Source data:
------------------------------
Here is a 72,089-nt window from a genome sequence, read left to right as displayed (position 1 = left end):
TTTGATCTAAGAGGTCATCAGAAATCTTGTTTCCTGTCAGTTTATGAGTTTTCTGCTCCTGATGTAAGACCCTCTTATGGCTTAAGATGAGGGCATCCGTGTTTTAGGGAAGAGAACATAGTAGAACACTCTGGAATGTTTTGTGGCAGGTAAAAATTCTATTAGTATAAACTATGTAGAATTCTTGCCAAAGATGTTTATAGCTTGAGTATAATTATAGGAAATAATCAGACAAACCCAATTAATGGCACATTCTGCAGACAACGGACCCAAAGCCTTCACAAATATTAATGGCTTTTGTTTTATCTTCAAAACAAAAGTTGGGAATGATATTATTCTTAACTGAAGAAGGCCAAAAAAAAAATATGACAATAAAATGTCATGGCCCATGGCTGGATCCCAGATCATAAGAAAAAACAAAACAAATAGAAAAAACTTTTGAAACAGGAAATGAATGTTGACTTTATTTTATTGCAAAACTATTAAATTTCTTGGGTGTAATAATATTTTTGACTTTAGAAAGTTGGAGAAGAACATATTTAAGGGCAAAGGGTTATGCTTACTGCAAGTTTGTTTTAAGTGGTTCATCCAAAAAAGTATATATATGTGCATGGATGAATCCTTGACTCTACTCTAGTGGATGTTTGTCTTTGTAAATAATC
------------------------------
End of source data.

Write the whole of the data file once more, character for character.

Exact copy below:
Here is a 72,089-nt window from a genome sequence, read left to right as displayed (position 1 = left end):
TTTGATCTAAGAGGTCATCAGAAATCTTGTTTCCTGTCAGTTTATGAGTTTTCTGCTCCTGATGTAAGACCCTCTTATGGCTTAAGATGAGGGCATCCGTGTTTTAGGGAAGAGAACATAGTAGAACACTCTGGAATGTTTTGTGGCAGGTAAAAATTCTATTAGTATAAACTATGTAGAATTCTTGCCAAAGATGTTTATAGCTTGAGTATAATTATAGGAAATAATCAGACAAACCCAATTAATGGCACATTCTGCAGACAACGGACCCAAAGCCTTCACAAATATTAATGGCTTTTGTTTTATCTTCAAAACAAAAGTTGGGAATGATATTATTCTTAACTGAAGAAGGCCAAAAAAAAAATATGACAATAAAATGTCATGGCCCATGGCTGGATCCCAGATCATAAGAAAAAACAAAACAAATAGAAAAAACTTTTGAAACAGGAAATGAATGTTGACTTTATTTTATTGCAAAACTATTAAATTTCTTGGGTGTAATAATATTTTTGACTTTAGAAAGTTGGAGAAGAACATATTTAAGGGCAAAGGGTTATGCTTACTGCAAGTTTGTTTTAAGTGGTTCATCCAAAAAAGTATATATATGTGCATGGATGAATCCTTGACTCTACTCTAGTGGATGTTTGTCTTTGTAAATAATC